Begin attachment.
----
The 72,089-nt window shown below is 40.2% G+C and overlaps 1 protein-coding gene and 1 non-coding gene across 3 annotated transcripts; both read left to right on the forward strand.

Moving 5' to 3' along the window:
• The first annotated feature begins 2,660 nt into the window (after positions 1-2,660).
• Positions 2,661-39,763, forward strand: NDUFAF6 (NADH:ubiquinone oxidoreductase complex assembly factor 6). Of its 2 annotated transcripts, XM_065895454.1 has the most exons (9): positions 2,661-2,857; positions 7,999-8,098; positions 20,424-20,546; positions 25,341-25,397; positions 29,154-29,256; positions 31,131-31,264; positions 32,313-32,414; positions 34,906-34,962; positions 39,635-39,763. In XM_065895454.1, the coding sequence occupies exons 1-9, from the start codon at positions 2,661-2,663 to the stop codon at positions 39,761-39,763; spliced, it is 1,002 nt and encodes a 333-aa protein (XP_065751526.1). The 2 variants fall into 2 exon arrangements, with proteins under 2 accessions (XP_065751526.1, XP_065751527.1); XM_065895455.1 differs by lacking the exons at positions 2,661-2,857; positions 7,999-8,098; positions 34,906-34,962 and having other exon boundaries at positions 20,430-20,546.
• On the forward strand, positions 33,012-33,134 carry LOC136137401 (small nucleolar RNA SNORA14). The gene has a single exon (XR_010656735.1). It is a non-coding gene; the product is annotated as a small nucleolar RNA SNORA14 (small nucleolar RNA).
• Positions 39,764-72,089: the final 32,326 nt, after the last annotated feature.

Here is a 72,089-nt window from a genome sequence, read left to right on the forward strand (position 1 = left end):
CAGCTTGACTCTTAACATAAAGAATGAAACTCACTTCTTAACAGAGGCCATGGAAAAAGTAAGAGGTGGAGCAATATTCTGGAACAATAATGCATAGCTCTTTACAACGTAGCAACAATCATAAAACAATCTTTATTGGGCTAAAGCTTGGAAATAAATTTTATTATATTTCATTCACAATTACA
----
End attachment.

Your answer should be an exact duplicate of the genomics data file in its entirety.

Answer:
The 72,089-nt window shown below is 40.2% G+C and overlaps 1 protein-coding gene and 1 non-coding gene across 3 annotated transcripts; both read left to right on the forward strand.

Moving 5' to 3' along the window:
• The first annotated feature begins 2,660 nt into the window (after positions 1-2,660).
• Positions 2,661-39,763, forward strand: NDUFAF6 (NADH:ubiquinone oxidoreductase complex assembly factor 6). Of its 2 annotated transcripts, XM_065895454.1 has the most exons (9): positions 2,661-2,857; positions 7,999-8,098; positions 20,424-20,546; positions 25,341-25,397; positions 29,154-29,256; positions 31,131-31,264; positions 32,313-32,414; positions 34,906-34,962; positions 39,635-39,763. In XM_065895454.1, the coding sequence occupies exons 1-9, from the start codon at positions 2,661-2,663 to the stop codon at positions 39,761-39,763; spliced, it is 1,002 nt and encodes a 333-aa protein (XP_065751526.1). The 2 variants fall into 2 exon arrangements, with proteins under 2 accessions (XP_065751526.1, XP_065751527.1); XM_065895455.1 differs by lacking the exons at positions 2,661-2,857; positions 7,999-8,098; positions 34,906-34,962 and having other exon boundaries at positions 20,430-20,546.
• On the forward strand, positions 33,012-33,134 carry LOC136137401 (small nucleolar RNA SNORA14). The gene has a single exon (XR_010656735.1). It is a non-coding gene; the product is annotated as a small nucleolar RNA SNORA14 (small nucleolar RNA).
• Positions 39,764-72,089: the final 32,326 nt, after the last annotated feature.

Here is a 72,089-nt window from a genome sequence, read left to right on the forward strand (position 1 = left end):
CAGCTTGACTCTTAACATAAAGAATGAAACTCACTTCTTAACAGAGGCCATGGAAAAAGTAAGAGGTGGAGCAATATTCTGGAACAATAATGCATAGCTCTTTACAACGTAGCAACAATCATAAAACAATCTTTATTGGGCTAAAGCTTGGAAATAAATTTTATTATATTTCATTCACAATTACA